The following article was first published in the Mint newspaper on 12th September, 2023. The same was written by our Private Client team at Cyril Amarchand Mangaldas, who frequently publish their comments and opinions in the Mint. The online version of the article can be found here.
If a Hindu donor transfers property via a registered gift deed but subsequently sells this property to a third party soon after, which document will hold legal precedence?
Your query infers that all the right, title and interest of the donor in the concerned property has been unconditionally and irrevocably transferred in favour of the donee under the registered gift deed. Hence, the title to the property in question has been passed on to the donee; and hence the donee is now the absolute owner of such property.
Any subsequent purported transfer of the same property by the donor in this case by virtue of any document or otherwise, will not affect the rights of the donee. In other words, the third-party purchaser will not get any valid title to such property and the rights of such third-party purchaser will be subject to the rights of the donee.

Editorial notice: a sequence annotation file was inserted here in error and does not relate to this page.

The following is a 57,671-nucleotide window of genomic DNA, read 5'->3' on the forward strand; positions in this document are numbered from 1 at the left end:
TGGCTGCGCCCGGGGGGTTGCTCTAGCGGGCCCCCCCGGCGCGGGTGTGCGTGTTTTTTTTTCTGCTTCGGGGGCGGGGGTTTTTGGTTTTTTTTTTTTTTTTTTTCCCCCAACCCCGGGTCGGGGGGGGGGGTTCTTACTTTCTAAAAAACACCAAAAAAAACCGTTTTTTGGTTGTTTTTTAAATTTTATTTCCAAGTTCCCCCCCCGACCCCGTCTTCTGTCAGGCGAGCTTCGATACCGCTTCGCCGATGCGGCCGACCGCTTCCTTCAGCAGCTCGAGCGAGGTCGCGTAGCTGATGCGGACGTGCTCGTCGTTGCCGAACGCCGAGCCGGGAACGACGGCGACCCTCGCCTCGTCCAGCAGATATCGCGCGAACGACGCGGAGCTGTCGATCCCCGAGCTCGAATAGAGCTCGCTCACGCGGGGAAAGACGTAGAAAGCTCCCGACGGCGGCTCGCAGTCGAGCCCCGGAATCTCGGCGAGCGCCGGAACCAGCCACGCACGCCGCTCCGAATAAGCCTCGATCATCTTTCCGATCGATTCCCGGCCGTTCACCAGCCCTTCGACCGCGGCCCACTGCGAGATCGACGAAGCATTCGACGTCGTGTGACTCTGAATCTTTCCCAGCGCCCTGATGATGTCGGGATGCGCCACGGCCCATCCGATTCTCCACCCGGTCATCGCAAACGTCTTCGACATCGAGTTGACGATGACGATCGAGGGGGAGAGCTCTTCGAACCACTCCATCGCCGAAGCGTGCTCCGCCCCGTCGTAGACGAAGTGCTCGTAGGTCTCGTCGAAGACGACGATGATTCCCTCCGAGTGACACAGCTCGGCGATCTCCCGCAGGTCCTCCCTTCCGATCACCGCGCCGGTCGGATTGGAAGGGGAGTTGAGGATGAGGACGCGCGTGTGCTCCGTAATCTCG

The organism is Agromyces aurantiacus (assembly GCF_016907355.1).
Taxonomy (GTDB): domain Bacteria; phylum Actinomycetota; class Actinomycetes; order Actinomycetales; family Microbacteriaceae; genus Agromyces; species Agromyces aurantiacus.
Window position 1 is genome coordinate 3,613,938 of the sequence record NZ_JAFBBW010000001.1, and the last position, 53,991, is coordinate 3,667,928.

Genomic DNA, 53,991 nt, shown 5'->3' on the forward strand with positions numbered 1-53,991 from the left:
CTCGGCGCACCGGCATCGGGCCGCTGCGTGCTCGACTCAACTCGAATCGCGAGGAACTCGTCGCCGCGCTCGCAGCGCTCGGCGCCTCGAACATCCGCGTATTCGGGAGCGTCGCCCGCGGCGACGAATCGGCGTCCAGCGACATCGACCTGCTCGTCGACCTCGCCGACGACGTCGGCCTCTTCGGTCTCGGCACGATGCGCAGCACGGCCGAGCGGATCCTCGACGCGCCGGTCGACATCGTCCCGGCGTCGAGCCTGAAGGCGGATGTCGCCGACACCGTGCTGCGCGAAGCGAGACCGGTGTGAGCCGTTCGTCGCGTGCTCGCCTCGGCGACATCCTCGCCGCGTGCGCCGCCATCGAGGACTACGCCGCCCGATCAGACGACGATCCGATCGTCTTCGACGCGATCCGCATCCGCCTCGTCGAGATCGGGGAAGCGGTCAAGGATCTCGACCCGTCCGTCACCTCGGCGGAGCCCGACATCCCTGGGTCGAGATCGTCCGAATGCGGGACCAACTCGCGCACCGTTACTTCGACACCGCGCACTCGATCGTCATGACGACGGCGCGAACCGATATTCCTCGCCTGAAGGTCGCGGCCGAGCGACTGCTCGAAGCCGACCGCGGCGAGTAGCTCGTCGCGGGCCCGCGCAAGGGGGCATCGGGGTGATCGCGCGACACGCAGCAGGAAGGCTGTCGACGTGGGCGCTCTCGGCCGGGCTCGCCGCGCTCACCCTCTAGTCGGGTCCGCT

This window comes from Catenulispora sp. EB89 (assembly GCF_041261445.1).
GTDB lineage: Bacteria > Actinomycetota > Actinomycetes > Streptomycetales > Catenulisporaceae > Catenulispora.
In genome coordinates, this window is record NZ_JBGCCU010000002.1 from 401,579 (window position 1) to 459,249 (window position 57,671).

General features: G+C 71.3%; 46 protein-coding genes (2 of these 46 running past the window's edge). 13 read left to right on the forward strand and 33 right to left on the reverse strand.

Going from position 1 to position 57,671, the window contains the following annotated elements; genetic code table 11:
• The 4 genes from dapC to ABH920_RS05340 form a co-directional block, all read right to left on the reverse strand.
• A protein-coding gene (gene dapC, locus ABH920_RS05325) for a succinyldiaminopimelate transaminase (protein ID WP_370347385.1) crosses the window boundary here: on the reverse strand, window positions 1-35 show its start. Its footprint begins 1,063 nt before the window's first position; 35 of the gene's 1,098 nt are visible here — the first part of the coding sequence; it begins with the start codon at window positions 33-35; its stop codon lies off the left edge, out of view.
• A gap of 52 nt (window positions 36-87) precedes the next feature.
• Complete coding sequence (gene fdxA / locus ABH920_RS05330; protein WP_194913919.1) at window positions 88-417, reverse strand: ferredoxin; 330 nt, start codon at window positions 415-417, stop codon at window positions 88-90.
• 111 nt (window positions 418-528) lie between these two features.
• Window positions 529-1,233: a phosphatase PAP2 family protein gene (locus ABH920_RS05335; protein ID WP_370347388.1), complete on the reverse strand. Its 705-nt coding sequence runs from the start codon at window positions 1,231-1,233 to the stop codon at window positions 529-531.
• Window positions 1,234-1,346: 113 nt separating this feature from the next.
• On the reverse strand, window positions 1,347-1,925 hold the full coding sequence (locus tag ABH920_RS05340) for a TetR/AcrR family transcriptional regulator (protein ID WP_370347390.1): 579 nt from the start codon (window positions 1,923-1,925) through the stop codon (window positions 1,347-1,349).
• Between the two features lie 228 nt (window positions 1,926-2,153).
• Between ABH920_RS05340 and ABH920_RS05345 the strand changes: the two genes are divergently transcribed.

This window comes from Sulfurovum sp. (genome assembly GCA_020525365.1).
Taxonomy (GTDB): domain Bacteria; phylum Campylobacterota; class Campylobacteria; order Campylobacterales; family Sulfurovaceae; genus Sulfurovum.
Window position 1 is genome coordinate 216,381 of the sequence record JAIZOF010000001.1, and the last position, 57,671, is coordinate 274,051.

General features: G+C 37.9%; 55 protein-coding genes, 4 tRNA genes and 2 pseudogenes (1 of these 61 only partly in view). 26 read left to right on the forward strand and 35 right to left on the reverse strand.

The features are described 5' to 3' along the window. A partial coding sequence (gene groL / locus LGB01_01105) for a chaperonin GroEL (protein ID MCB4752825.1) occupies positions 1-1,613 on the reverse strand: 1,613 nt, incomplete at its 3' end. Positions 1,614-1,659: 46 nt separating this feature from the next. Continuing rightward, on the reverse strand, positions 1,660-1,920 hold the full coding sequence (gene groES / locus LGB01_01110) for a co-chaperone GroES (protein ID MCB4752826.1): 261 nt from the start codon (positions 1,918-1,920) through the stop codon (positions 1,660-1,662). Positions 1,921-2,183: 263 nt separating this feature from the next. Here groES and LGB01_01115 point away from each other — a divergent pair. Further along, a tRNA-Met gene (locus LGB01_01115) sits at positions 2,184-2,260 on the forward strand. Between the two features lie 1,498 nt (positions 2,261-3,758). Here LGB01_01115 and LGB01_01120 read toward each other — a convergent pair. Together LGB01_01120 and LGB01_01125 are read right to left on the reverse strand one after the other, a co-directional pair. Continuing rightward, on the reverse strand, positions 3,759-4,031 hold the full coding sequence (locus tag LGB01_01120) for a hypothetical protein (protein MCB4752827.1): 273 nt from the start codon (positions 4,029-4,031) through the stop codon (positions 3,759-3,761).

I am exploring the possibility of crafting distinct wills for each property in my possession. I am seeking guidance on the legal viability of such an approach. Additionally, I would like to know if creating separate wills for each property is indeed a viable option.
—Name withheld on request
Assuming that all the assets proposed to be bequeathed under testamentary instrument(s) are held in India, only one will is to be prepared for all such assets. The executors of your will have to take steps to obtain probate (if so applicable) of such will in India from the relevant court, if required; and ensure that the bequests of different assets in favour of different legatees under the will takes effect in accordance with the provisions of your will. Multiple wills are highly likely to cause issues on their validity and run a risk of being held invalid; and very likely to cause confusion. That said, if you hold assets in multiple jurisdictions (i.e. outside India as well), then it is advisable to make one will for each such jurisdiction where the assets are held as this will ensure smoother succession of your estate in favour of the legatees.
Do reach out to your attorney for a deeper discussion and evaluating the pros and cons based on your nature of assets, number of legatees, inter-personal relations among family members, etc.